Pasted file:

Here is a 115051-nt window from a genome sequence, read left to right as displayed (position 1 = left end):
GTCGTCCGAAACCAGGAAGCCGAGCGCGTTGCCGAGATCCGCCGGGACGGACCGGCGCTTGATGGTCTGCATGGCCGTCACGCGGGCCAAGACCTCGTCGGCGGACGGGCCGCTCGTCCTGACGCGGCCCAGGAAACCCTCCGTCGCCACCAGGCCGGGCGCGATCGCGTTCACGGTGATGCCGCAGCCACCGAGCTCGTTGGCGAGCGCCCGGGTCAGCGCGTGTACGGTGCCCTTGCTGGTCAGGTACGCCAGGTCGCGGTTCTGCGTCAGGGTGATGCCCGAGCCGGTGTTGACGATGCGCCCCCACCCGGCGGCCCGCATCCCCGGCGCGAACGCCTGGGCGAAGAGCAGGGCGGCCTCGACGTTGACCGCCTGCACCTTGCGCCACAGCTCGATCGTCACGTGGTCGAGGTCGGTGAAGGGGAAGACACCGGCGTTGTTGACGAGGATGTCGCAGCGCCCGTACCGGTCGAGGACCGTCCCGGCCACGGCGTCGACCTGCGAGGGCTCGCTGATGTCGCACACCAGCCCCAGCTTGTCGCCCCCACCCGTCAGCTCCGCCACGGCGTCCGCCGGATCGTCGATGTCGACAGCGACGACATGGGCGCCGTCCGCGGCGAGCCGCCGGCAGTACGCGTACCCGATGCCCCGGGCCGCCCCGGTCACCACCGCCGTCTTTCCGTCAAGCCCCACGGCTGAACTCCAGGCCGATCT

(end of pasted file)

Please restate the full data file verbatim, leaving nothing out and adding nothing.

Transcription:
Here is a 115051-nt window from a genome sequence, read left to right as displayed (position 1 = left end):
GTCGTCCGAAACCAGGAAGCCGAGCGCGTTGCCGAGATCCGCCGGGACGGACCGGCGCTTGATGGTCTGCATGGCCGTCACGCGGGCCAAGACCTCGTCGGCGGACGGGCCGCTCGTCCTGACGCGGCCCAGGAAACCCTCCGTCGCCACCAGGCCGGGCGCGATCGCGTTCACGGTGATGCCGCAGCCACCGAGCTCGTTGGCGAGCGCCCGGGTCAGCGCGTGTACGGTGCCCTTGCTGGTCAGGTACGCCAGGTCGCGGTTCTGCGTCAGGGTGATGCCCGAGCCGGTGTTGACGATGCGCCCCCACCCGGCGGCCCGCATCCCCGGCGCGAACGCCTGGGCGAAGAGCAGGGCGGCCTCGACGTTGACCGCCTGCACCTTGCGCCACAGCTCGATCGTCACGTGGTCGAGGTCGGTGAAGGGGAAGACACCGGCGTTGTTGACGAGGATGTCGCAGCGCCCGTACCGGTCGAGGACCGTCCCGGCCACGGCGTCGACCTGCGAGGGCTCGCTGATGTCGCACACCAGCCCCAGCTTGTCGCCCCCACCCGTCAGCTCCGCCACGGCGTCCGCCGGATCGTCGATGTCGACAGCGACGACATGGGCGCCGTCCGCGGCGAGCCGCCGGCAGTACGCGTACCCGATGCCCCGGGCCGCCCCGGTCACCACCGCCGTCTTTCCGTCAAGCCCCACGGCTGAACTCCAGGCCGATCT